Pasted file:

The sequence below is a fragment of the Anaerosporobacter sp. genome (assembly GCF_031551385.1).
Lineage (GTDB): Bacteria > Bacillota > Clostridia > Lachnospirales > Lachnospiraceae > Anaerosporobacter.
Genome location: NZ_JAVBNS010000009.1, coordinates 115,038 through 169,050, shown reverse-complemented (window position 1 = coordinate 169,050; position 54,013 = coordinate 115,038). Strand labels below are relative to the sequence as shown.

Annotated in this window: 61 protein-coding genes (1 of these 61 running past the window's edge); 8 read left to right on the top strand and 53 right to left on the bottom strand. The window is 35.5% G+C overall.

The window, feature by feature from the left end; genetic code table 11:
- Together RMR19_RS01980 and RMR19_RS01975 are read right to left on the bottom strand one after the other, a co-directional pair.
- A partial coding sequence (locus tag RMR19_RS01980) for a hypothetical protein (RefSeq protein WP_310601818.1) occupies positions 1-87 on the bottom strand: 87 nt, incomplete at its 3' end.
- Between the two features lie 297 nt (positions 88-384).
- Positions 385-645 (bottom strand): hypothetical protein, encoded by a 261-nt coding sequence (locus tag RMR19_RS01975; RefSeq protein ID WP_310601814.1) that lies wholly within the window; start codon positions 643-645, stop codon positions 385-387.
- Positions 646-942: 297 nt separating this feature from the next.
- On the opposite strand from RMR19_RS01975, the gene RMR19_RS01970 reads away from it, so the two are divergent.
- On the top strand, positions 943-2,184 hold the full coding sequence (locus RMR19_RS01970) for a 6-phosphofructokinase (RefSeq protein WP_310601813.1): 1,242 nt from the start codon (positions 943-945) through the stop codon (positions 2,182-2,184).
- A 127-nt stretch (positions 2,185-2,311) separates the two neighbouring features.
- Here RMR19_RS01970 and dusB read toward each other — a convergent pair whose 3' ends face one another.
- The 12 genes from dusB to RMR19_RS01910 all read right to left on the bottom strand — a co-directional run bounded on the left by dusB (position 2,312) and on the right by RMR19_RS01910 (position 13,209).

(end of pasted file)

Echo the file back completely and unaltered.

The sequence below is a fragment of the Anaerosporobacter sp. genome (assembly GCF_031551385.1).
Lineage (GTDB): Bacteria > Bacillota > Clostridia > Lachnospirales > Lachnospiraceae > Anaerosporobacter.
Genome location: NZ_JAVBNS010000009.1, coordinates 115,038 through 169,050, shown reverse-complemented (window position 1 = coordinate 169,050; position 54,013 = coordinate 115,038). Strand labels below are relative to the sequence as shown.

Annotated in this window: 61 protein-coding genes (1 of these 61 running past the window's edge); 8 read left to right on the top strand and 53 right to left on the bottom strand. The window is 35.5% G+C overall.

The window, feature by feature from the left end; genetic code table 11:
- Together RMR19_RS01980 and RMR19_RS01975 are read right to left on the bottom strand one after the other, a co-directional pair.
- A partial coding sequence (locus tag RMR19_RS01980) for a hypothetical protein (RefSeq protein WP_310601818.1) occupies positions 1-87 on the bottom strand: 87 nt, incomplete at its 3' end.
- Between the two features lie 297 nt (positions 88-384).
- Positions 385-645 (bottom strand): hypothetical protein, encoded by a 261-nt coding sequence (locus tag RMR19_RS01975; RefSeq protein ID WP_310601814.1) that lies wholly within the window; start codon positions 643-645, stop codon positions 385-387.
- Positions 646-942: 297 nt separating this feature from the next.
- On the opposite strand from RMR19_RS01975, the gene RMR19_RS01970 reads away from it, so the two are divergent.
- On the top strand, positions 943-2,184 hold the full coding sequence (locus RMR19_RS01970) for a 6-phosphofructokinase (RefSeq protein WP_310601813.1): 1,242 nt from the start codon (positions 943-945) through the stop codon (positions 2,182-2,184).
- A 127-nt stretch (positions 2,185-2,311) separates the two neighbouring features.
- Here RMR19_RS01970 and dusB read toward each other — a convergent pair whose 3' ends face one another.
- The 12 genes from dusB to RMR19_RS01910 all read right to left on the bottom strand — a co-directional run bounded on the left by dusB (position 2,312) and on the right by RMR19_RS01910 (position 13,209).